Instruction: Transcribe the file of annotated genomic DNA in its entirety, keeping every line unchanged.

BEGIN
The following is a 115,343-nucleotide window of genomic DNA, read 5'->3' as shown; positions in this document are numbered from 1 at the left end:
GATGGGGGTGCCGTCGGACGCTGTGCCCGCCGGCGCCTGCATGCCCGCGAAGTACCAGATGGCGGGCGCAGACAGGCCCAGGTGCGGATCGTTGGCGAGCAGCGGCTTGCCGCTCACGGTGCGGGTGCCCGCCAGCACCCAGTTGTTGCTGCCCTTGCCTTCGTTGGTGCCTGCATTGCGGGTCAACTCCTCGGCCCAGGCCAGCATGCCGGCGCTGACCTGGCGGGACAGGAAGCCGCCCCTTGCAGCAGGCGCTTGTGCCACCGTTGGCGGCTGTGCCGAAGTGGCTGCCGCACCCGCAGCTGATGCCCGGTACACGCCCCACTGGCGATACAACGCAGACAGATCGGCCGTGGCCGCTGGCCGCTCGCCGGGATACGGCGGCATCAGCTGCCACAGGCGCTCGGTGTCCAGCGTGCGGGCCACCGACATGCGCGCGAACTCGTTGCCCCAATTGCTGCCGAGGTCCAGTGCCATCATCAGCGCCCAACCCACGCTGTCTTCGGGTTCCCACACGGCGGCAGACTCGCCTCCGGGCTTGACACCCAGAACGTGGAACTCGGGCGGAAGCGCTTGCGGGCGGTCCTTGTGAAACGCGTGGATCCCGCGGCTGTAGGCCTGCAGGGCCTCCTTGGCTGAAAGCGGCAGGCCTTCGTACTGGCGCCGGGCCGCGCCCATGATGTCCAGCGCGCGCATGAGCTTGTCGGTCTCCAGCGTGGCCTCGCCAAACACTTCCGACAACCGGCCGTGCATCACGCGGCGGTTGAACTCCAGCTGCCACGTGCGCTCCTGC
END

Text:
The following is a 115,343-nucleotide window of genomic DNA, read 5'->3' as shown; positions in this document are numbered from 1 at the left end:
GATGGGGGTGCCGTCGGACGCTGTGCCCGCCGGCGCCTGCATGCCCGCGAAGTACCAGATGGCGGGCGCAGACAGGCCCAGGTGCGGATCGTTGGCGAGCAGCGGCTTGCCGCTCACGGTGCGGGTGCCCGCCAGCACCCAGTTGTTGCTGCCCTTGCCTTCGTTGGTGCCTGCATTGCGGGTCAACTCCTCGGCCCAGGCCAGCATGCCGGCGCTGACCTGGCGGGACAGGAAGCCGCCCCTTGCAGCAGGCGCTTGTGCCACCGTTGGCGGCTGTGCCGAAGTGGCTGCCGCACCCGCAGCTGATGCCCGGTACACGCCCCACTGGCGATACAACGCAGACAGATCGGCCGTGGCCGCTGGCCGCTCGCCGGGATACGGCGGCATCAGCTGCCACAGGCGCTCGGTGTCCAGCGTGCGGGCCACCGACATGCGCGCGAACTCGTTGCCCCAATTGCTGCCGAGGTCCAGTGCCATCATCAGCGCCCAACCCACGCTGTCTTCGGGTTCCCACACGGCGGCAGACTCGCCTCCGGGCTTGACACCCAGAACGTGGAACTCGGGCGGAAGCGCTTGCGGGCGGTCCTTGTGAAACGCGTGGATCCCGCGGCTGTAGGCCTGCAGGGCCTCCTTGGCTGAAAGCGGCAGGCCTTCGTACTGGCGCCGGGCCGCGCCCATGATGTCCAGCGCGCGCATGAGCTTGTCGGTCTCCAGCGTGGCCTCGCCAAACACTTCCGACAACCGGCCGTGCATCACGCGGCGGTTGAACTCCAGCTGCCACGTGCGCTCCTGC